1. _ Itis also settled case-law that the right to deduct must be exercised immediately in respect of all the taxes charged on transactions relating to inputs (see, in particular, Case 50/87 Commission v France [1988] ECR 4797, paragraphs 15 to 17; Case C-37/95 Ghent Coal Terminal [1998] ECR I-1, paragraph 15; Gabalfrisa and Others, paragraph 43; and Bockemihl, paragraph 38)

  1. Asitis clear from the wording of Article 18(2) of the Sixth Directive, the right to deduct must be exercised in principle ‘during the same period’ as that in which it arose.

  1. A taxable person may nevertheless be authorised to make a deduction, pursuant to Article 18(3) of the Sixth Directive, even if he did not exercise his right during the period in which the right arose. However, in that case, the right to deduct is coupled with certain conditions and procedures determined by the Member States.

  1. It follows that the Member States may require the right to deduct to be exercised either during the period in which it arose or over a longer period, subject to compliance with certain conditions and procedures determined by their national legislation.

  1. Furthermore, the possibility of exercising the right to deduct without any temporal limit would be contrary to the principle of legal certainty, which requires the tax position of the taxable person, having regard to his rights and obligations vis-a-vis the tax authority, not to be open to challenge indefinitely.

  1. — Consequently, the argument that the right to deduct may not be coupled with any limitation period cannot be accepted

  1. It must be added that a limitation period the expiry of which has the effect of penalising a taxable person who has not been sufficiently diligent and has failed to claim deduction of input tax by making him forfeit his right to deduct cannot be regarded as incompatible with the regime established by the Sixth Directive, in so far as, first, that limitation period applies in the same way to analogous rights in tax matters founded on domestic law and to those founded on Community law (principle of equivalence) and, second, that it does not render virtually impossible or excessively difficult the exercise of the right to deduct (principle of effectiveness) (see, Case C-327/00 Santex [2003] ECR I-1877, paragraph 55, and Case C-241/06 Lammerzahl [2007] ECR I-8415, paragraph 52).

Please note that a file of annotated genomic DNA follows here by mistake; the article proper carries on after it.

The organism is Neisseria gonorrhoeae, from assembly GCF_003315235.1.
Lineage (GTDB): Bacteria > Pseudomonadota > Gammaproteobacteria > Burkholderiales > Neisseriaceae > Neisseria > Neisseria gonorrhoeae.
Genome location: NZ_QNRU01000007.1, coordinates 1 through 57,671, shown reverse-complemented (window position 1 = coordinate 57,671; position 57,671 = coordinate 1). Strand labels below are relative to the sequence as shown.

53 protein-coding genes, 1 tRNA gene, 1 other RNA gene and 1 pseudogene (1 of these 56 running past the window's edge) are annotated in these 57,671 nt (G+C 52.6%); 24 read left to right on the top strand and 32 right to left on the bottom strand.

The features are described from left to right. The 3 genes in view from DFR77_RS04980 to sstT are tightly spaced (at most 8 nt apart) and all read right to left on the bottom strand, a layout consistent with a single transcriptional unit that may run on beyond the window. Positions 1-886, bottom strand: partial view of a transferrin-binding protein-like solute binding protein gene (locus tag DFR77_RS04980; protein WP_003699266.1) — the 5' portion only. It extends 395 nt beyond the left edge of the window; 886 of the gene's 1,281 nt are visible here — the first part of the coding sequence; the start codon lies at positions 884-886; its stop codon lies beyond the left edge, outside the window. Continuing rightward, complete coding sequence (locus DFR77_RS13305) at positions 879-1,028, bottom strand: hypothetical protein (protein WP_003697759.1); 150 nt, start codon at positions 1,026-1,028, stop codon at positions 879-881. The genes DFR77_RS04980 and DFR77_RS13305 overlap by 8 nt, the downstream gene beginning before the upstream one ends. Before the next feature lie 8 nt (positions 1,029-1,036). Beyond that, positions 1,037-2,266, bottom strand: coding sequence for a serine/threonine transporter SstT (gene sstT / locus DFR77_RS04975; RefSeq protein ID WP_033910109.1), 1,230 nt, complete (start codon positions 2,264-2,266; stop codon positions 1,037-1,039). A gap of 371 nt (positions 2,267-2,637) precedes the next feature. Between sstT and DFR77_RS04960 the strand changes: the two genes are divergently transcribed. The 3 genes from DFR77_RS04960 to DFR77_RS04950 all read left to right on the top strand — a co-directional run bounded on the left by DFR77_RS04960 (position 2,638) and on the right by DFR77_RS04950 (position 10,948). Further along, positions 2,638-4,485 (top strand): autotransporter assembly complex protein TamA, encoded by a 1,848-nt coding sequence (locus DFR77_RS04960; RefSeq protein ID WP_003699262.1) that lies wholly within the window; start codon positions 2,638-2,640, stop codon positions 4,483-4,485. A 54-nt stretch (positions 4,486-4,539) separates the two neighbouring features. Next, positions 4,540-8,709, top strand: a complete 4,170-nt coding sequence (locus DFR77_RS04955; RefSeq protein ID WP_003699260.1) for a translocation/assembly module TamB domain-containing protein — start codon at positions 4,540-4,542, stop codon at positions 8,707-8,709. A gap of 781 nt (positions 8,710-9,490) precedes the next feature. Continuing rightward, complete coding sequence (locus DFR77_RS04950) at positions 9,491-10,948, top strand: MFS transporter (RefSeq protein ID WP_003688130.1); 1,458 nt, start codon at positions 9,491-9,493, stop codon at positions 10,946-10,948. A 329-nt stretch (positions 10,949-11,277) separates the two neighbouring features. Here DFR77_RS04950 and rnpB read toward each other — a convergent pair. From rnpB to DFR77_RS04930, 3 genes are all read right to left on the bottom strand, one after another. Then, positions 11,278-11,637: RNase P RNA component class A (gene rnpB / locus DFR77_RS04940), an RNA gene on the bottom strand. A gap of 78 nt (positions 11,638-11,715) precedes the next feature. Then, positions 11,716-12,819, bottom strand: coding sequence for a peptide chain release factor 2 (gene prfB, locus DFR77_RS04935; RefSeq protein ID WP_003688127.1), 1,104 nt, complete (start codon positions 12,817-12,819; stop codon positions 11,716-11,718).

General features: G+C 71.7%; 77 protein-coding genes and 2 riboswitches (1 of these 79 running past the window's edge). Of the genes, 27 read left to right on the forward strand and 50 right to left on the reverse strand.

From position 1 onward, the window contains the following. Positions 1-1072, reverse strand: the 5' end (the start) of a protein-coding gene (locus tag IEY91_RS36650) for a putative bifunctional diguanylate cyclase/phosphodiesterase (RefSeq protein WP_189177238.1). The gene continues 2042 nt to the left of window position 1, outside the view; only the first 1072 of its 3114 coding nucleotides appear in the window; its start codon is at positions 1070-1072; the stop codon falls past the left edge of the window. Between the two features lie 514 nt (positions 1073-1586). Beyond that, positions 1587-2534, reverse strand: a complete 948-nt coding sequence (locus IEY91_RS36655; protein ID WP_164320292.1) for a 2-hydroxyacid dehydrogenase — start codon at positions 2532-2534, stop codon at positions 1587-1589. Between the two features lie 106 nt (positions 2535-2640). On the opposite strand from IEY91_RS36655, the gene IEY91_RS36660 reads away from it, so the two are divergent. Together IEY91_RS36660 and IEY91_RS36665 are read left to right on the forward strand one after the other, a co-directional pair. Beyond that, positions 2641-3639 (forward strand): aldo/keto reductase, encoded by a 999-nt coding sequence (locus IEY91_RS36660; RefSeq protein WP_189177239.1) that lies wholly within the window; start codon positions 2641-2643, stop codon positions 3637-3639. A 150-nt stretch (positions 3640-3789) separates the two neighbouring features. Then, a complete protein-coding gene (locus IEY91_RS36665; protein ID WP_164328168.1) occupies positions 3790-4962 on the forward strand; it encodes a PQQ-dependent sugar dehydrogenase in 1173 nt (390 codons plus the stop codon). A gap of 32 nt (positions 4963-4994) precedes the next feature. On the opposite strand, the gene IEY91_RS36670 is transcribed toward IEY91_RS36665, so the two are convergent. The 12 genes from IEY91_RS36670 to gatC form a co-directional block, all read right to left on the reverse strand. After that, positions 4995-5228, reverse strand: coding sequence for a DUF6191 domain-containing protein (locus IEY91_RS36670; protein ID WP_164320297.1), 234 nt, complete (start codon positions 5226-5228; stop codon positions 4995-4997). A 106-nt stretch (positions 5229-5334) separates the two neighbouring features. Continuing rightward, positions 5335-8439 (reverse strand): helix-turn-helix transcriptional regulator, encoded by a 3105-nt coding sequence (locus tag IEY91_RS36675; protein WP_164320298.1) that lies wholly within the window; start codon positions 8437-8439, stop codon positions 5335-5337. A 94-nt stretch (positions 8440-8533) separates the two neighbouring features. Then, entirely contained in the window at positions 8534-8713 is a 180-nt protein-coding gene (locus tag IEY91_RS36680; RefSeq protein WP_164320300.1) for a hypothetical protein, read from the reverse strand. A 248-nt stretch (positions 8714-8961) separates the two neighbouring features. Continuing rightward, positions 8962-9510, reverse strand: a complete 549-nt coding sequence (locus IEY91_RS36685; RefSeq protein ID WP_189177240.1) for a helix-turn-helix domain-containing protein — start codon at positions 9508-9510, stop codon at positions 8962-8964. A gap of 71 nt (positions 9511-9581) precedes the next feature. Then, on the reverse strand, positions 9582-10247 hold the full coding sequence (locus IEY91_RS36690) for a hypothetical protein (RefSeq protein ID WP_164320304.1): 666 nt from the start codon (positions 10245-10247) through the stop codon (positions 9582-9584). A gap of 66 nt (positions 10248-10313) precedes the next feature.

1. As regards the principle of equivalence, it does not appear from the file, nor has it been argued before the Court, that the limitation period provided for in Article 19(1) of the DPR No 633/72 does not comply with that principle.

  1. — With respect to the principle of effectiveness, it should be pointed out that a two-year time-limit, such as that at issue in the main proceedings, cannot, in itself, render the exercise of the right to deduct virtually impossible or excessively difficult, since Article 18(2) of the Sixth Directive allows Member States to require that the taxable person exercise his right to deduct during the same period as that in which it arose

  1. _ It is also appropriate to examine whether that conclusion is not invalidated by the fact that, under the national legislation, the tax authority has a longer period in which to demand recovery of the VAT due than that accorded to taxable persons to claim deduction of VAT.

  1. In that regard, it should be pointed out that the tax authority does not have the information necessary to determine the amount of the tax chargeable and the deductions to be made until it receives the taxable person’s tax return, In the case of an inaccurate return, or where it turns out to be incomplete, it is therefore only from that time that the authorities can reassess the tax return and, where necessary, recover unpaid tax (see, to that effect, Case C-85/97 SFI [1998] ECR I-7447, paragraph 32)

  1. Thus the position of the tax authority cannot be compared with that of a taxable person (SFI, paragraph 32). As the Court has already held, the fact that a limitation period begins to run as regards the tax authority at a date subsequent to the date from which the limitation period applicable to the right to deduct of a taxable person begins to run is not such as to infringe the principle of equality (see, to that effect, SFI, paragraph 33).

  1. Therefore, a limitation period, such as that the issue in the main proceedings does not render impossible or excessively difficult the exercise of the right to deduct merely because the tax authority has a longer period in which to recover unpaid VAT than that accorded to the taxable person for the exercise of such a right.

  1. That conclusion remains valid where, as in the cases in the main proceedings, the reverse charge procedure applies. Article 18(2) and (3) of the Sixth Directive is also applicable to such a procedure. That follows unequivocally from the wording of those provisions, both of which refer expressly to Article 18(1)(d), which covers the case of the reverse charge procedure

  1. In light of the foregoing, the answer to the national court must be that Articles 17, 18(2) and (3) and 21(1)(b) of the Sixth Directive do not preclude national legislation which lays down a limitation period for the exercise of the right to deduct, such as that at issue in the main proceedings, provided that the principles of equivalence and effectiveness are respected. The principle of effectiveness is not infringed merely because the tax authority has a longer period in which to recover unpaid VAT than the period granted to taxable persons for the exercise of their right to deduct.